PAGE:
Technology’s scalability empowers employers to give entire workforces access to proactive support at a relatively low cost. This lowering of the barrier to accessing mental health services enables anyone in possession of a phone, computer or tablet to proactively manage, measure and improve their mental wellbeing, anywhere at any time. That said, the first stage of an AI project by the TUC warned of people’s experience of work becoming “increasingly robotic, alienating, monotonous, lonely”. Employers need to think about their employees as individuals who have their own lives outside work and treat them accordingly.  

To build impactful and holistic mental wellbeing strategies, as well as building trust between colleagues and employees directly, organizations should take a "whole-person" approach, supporting not just psychological wellbeing but social and physical too. Employers must leverage wellbeing insights from employee data tracked online in the right employee mental health platform, so that they can put offline strategies in place to support employees. Constant, consistent preventive action might include encouraging employees to take time away from screens and take regular breaks throughout the working day. It might also be taking a moment to chat to a colleague about something unrelated to work, or accompanying someone on a lunchtime walk. Finally, it could be providing appropriate referrals to other employer-sponsored programs (such as your employee assistance program), or referring someone to outside counseling when it’s needed.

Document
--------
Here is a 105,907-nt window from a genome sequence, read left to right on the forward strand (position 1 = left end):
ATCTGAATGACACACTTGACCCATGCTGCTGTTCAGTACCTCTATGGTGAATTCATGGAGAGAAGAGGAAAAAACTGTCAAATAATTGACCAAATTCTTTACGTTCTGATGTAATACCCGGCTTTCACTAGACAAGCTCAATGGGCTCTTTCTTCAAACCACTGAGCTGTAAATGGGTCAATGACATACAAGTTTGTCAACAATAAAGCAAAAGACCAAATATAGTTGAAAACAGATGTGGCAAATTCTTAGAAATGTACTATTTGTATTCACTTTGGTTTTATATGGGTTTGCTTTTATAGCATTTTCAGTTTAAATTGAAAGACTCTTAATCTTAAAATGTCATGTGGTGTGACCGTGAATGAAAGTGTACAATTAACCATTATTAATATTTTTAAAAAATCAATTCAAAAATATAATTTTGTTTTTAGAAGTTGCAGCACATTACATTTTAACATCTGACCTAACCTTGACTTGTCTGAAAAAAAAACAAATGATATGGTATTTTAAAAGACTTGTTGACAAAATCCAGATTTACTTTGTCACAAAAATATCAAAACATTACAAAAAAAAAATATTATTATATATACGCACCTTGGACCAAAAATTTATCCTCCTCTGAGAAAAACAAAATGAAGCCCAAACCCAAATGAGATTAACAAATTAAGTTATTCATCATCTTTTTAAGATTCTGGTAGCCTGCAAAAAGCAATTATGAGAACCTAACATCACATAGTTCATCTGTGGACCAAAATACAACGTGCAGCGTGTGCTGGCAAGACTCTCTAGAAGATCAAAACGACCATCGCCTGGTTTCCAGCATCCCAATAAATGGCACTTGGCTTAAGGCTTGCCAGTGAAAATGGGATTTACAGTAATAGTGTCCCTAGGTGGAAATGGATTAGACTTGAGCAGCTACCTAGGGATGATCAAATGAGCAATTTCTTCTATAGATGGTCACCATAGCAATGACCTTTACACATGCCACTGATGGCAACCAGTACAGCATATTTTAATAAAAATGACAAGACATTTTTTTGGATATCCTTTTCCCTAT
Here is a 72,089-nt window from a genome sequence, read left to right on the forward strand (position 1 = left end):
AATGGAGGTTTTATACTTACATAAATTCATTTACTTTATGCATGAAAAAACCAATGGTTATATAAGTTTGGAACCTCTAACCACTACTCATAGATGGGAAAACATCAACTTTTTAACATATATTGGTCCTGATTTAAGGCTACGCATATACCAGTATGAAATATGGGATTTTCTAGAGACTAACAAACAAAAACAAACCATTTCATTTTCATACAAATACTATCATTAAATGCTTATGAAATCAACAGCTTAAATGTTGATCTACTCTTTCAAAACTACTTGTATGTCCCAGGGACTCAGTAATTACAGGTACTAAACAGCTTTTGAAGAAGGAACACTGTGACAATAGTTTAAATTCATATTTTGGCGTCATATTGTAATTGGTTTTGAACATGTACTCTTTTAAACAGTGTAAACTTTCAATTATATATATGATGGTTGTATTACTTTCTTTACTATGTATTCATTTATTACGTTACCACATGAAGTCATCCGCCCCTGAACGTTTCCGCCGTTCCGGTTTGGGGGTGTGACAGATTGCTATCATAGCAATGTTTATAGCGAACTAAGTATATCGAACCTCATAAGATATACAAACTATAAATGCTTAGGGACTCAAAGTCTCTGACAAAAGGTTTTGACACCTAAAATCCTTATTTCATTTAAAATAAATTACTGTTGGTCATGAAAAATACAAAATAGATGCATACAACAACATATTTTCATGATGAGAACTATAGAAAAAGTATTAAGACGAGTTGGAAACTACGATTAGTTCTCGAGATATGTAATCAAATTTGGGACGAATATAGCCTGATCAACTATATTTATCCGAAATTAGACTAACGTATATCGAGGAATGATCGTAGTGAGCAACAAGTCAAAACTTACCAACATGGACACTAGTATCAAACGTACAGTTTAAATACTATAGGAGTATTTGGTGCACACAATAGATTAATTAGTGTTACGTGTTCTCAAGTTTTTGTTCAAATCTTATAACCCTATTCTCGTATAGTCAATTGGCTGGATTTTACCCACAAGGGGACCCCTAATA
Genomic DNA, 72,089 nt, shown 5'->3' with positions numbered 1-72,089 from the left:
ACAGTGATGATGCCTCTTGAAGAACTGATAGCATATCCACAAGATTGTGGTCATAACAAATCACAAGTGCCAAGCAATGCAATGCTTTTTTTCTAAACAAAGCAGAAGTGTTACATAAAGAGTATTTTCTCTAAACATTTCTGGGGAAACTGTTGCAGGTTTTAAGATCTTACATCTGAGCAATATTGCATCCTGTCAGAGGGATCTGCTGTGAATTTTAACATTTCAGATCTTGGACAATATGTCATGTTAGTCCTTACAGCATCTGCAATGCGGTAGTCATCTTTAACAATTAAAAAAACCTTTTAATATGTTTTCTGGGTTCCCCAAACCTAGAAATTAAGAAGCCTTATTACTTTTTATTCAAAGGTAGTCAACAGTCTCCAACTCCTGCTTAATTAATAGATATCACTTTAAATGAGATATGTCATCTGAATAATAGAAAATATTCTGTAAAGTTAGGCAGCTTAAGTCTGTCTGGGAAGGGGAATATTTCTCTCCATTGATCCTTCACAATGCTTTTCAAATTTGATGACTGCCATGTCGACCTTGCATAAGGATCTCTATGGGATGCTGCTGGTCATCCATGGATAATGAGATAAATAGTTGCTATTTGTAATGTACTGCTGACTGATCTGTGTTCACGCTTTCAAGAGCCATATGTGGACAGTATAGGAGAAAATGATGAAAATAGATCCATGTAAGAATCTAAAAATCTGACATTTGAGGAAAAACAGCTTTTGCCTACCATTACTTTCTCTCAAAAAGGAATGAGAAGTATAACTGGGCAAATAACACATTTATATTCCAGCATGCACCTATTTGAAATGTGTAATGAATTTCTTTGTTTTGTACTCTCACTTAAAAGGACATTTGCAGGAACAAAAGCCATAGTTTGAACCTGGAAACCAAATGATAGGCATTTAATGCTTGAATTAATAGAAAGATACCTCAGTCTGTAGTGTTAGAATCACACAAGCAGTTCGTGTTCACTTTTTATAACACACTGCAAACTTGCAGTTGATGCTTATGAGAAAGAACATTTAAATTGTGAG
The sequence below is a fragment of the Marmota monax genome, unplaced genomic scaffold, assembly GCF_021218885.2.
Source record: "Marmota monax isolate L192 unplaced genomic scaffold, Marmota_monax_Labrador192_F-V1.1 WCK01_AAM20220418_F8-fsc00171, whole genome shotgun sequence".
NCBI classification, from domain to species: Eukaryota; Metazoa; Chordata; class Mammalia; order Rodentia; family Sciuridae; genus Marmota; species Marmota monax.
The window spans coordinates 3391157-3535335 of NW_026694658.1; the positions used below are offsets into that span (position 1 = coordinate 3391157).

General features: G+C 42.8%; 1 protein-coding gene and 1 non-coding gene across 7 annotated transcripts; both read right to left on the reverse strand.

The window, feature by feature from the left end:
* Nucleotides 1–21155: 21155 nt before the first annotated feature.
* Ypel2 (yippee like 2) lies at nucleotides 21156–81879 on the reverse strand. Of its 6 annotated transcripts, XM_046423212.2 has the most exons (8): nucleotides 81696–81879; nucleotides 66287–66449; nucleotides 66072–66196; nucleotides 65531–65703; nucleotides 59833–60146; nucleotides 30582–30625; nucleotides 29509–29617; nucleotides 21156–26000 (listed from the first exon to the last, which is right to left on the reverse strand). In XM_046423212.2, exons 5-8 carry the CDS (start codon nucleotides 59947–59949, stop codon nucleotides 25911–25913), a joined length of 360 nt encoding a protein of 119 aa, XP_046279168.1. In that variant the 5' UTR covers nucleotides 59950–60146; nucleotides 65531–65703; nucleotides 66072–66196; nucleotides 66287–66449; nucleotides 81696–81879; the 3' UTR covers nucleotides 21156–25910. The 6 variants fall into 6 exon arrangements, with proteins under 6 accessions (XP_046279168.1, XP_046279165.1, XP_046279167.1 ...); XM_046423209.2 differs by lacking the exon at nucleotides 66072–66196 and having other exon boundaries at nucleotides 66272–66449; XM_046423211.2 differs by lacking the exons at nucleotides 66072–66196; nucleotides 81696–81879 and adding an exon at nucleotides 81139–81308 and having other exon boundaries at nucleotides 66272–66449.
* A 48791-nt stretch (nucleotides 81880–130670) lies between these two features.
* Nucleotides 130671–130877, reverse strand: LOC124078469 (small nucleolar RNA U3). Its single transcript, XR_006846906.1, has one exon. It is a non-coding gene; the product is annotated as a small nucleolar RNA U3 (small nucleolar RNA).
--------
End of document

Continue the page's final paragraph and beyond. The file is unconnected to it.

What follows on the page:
Mental health platforms, and strong support networks for employees, are essential for businesses. More and more employers are realizing this: supporting mental wellness is a business imperative as well as a personal one. What’s important is that they are used while ensuring the privacy of the individual’s information and after having established trust with employees. Only then will employees be completely on board, enabling you to build a mentally well, and resilient, workforce.

Phil Mullan, Chief Technology Officer, Unmind